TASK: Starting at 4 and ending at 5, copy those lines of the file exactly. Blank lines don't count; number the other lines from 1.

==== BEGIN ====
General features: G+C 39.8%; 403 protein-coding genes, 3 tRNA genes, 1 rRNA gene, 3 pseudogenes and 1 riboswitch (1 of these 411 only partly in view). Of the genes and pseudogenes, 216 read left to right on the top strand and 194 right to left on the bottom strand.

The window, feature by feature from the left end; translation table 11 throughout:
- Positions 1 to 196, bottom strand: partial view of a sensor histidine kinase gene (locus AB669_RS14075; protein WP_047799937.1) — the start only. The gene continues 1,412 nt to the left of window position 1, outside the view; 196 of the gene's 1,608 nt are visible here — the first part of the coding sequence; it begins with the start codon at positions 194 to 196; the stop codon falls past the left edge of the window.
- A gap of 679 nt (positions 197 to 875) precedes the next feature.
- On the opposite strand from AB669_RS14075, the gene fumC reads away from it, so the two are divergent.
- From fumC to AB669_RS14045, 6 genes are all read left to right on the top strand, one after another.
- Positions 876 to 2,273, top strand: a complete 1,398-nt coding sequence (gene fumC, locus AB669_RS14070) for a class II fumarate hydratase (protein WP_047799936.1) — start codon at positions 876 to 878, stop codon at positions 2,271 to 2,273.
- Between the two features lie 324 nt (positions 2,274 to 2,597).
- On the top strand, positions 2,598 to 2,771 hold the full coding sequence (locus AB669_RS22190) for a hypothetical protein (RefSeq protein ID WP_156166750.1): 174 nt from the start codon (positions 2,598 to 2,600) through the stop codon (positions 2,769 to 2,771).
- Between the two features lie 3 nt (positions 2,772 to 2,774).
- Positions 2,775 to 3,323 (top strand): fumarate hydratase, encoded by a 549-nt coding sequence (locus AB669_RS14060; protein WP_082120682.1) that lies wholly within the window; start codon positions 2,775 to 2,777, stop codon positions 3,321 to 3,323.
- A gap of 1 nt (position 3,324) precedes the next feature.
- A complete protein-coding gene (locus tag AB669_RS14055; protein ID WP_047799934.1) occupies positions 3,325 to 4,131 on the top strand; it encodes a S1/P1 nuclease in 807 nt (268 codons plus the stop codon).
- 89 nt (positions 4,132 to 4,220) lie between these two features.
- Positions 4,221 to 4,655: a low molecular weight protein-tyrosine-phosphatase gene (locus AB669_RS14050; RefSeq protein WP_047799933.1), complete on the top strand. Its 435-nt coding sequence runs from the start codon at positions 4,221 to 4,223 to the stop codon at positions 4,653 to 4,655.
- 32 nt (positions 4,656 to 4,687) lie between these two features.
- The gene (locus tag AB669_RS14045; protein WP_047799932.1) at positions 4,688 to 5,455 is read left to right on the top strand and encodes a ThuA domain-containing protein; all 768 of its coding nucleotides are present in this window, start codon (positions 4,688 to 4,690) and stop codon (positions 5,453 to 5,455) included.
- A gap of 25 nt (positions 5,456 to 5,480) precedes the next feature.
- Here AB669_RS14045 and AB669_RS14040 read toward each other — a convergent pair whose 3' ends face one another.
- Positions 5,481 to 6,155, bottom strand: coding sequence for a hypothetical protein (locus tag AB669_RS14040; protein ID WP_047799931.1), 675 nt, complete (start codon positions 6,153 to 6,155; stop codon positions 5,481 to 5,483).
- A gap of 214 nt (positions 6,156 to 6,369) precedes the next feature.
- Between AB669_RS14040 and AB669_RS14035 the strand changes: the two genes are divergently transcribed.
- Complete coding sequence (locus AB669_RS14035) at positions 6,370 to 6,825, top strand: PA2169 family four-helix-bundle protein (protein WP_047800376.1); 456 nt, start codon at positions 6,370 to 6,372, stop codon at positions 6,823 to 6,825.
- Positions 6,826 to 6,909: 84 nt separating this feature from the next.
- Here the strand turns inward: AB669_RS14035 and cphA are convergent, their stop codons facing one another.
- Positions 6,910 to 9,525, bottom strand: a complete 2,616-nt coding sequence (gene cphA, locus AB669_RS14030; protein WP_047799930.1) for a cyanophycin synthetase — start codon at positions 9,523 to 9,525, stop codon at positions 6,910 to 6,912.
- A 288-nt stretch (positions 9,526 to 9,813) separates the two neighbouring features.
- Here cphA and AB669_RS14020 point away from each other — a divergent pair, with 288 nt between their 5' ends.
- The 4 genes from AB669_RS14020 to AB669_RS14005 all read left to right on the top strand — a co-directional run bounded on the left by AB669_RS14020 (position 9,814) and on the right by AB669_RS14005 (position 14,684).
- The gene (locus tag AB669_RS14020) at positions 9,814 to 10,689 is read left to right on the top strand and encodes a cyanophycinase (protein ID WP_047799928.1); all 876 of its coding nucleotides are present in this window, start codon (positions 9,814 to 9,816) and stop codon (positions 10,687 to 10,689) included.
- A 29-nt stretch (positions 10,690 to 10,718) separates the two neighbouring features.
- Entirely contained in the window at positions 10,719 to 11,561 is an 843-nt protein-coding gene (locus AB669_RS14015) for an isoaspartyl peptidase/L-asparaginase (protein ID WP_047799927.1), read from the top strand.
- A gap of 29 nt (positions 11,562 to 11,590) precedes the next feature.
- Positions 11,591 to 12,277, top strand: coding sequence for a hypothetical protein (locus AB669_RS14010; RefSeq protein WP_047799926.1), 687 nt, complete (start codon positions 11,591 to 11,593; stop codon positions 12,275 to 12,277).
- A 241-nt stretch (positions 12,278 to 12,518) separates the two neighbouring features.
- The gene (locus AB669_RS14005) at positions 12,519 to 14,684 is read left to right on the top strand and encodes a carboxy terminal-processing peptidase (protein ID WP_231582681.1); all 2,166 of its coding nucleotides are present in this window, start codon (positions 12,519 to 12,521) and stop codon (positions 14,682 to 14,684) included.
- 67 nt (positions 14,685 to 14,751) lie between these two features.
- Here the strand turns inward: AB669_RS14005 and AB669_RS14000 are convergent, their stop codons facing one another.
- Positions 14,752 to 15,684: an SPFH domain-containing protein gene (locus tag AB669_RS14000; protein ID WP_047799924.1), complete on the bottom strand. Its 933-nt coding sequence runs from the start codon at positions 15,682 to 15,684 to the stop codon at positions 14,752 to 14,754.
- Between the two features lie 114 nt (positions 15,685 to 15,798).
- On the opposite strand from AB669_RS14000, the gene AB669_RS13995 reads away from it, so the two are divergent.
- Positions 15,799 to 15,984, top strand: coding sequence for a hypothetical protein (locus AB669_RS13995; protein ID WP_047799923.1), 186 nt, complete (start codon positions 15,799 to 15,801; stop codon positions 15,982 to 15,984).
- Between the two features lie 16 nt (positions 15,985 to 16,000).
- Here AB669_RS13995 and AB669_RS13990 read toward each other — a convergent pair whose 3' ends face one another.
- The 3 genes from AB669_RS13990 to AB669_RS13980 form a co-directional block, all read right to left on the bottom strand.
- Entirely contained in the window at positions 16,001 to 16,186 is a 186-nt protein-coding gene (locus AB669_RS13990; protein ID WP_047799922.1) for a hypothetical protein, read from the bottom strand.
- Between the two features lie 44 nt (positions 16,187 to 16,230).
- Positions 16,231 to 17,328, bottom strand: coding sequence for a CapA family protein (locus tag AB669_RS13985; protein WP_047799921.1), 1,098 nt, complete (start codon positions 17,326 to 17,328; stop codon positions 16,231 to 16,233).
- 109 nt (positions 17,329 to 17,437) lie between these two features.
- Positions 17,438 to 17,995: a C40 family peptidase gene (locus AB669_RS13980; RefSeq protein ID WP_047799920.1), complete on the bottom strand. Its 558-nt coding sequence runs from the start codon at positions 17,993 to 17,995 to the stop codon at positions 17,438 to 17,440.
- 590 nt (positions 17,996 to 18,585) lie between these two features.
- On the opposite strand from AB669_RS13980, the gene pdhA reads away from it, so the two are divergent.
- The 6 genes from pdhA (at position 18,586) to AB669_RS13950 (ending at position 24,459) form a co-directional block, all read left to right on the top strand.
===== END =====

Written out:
- A gap of 679 nt (positions 197 to 875) precedes the next feature.
- On the opposite strand from AB669_RS14075, the gene fumC reads away from it, so the two are divergent.